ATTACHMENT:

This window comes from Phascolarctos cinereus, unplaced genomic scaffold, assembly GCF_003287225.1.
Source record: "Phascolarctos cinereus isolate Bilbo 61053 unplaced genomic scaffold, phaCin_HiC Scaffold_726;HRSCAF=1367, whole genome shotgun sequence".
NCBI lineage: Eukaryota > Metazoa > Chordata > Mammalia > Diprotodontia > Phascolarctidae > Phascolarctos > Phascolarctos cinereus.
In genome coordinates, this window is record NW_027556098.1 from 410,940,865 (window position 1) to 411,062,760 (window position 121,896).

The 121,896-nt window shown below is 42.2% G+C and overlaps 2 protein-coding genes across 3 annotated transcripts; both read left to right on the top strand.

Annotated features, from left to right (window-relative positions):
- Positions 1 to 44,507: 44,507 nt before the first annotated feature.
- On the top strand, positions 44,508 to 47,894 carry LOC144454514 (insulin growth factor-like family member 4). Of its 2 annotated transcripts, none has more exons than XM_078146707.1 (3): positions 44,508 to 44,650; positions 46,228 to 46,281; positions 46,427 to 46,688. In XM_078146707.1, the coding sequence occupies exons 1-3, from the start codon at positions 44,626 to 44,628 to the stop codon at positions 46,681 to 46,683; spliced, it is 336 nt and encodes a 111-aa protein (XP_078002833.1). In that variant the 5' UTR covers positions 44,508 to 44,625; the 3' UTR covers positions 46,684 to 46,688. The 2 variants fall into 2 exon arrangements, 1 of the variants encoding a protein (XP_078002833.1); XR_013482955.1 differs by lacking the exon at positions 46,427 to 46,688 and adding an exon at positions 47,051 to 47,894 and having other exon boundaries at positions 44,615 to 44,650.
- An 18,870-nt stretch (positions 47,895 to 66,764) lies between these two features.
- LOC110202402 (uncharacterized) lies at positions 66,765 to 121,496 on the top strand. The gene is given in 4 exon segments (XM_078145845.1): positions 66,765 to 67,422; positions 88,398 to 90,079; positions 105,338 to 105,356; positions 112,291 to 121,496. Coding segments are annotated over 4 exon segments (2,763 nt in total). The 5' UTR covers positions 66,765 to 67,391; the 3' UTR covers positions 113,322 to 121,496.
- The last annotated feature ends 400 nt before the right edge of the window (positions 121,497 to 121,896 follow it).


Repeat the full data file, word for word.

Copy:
This window comes from Phascolarctos cinereus, unplaced genomic scaffold, assembly GCF_003287225.1.
Source record: "Phascolarctos cinereus isolate Bilbo 61053 unplaced genomic scaffold, phaCin_HiC Scaffold_726;HRSCAF=1367, whole genome shotgun sequence".
NCBI lineage: Eukaryota > Metazoa > Chordata > Mammalia > Diprotodontia > Phascolarctidae > Phascolarctos > Phascolarctos cinereus.
In genome coordinates, this window is record NW_027556098.1 from 410,940,865 (window position 1) to 411,062,760 (window position 121,896).

The 121,896-nt window shown below is 42.2% G+C and overlaps 2 protein-coding genes across 3 annotated transcripts; both read left to right on the top strand.

Annotated features, from left to right (window-relative positions):
- Positions 1 to 44,507: 44,507 nt before the first annotated feature.
- On the top strand, positions 44,508 to 47,894 carry LOC144454514 (insulin growth factor-like family member 4). Of its 2 annotated transcripts, none has more exons than XM_078146707.1 (3): positions 44,508 to 44,650; positions 46,228 to 46,281; positions 46,427 to 46,688. In XM_078146707.1, the coding sequence occupies exons 1-3, from the start codon at positions 44,626 to 44,628 to the stop codon at positions 46,681 to 46,683; spliced, it is 336 nt and encodes a 111-aa protein (XP_078002833.1). In that variant the 5' UTR covers positions 44,508 to 44,625; the 3' UTR covers positions 46,684 to 46,688. The 2 variants fall into 2 exon arrangements, 1 of the variants encoding a protein (XP_078002833.1); XR_013482955.1 differs by lacking the exon at positions 46,427 to 46,688 and adding an exon at positions 47,051 to 47,894 and having other exon boundaries at positions 44,615 to 44,650.
- An 18,870-nt stretch (positions 47,895 to 66,764) lies between these two features.
- LOC110202402 (uncharacterized) lies at positions 66,765 to 121,496 on the top strand. The gene is given in 4 exon segments (XM_078145845.1): positions 66,765 to 67,422; positions 88,398 to 90,079; positions 105,338 to 105,356; positions 112,291 to 121,496. Coding segments are annotated over 4 exon segments (2,763 nt in total). The 5' UTR covers positions 66,765 to 67,391; the 3' UTR covers positions 113,322 to 121,496.
- The last annotated feature ends 400 nt before the right edge of the window (positions 121,497 to 121,896 follow it).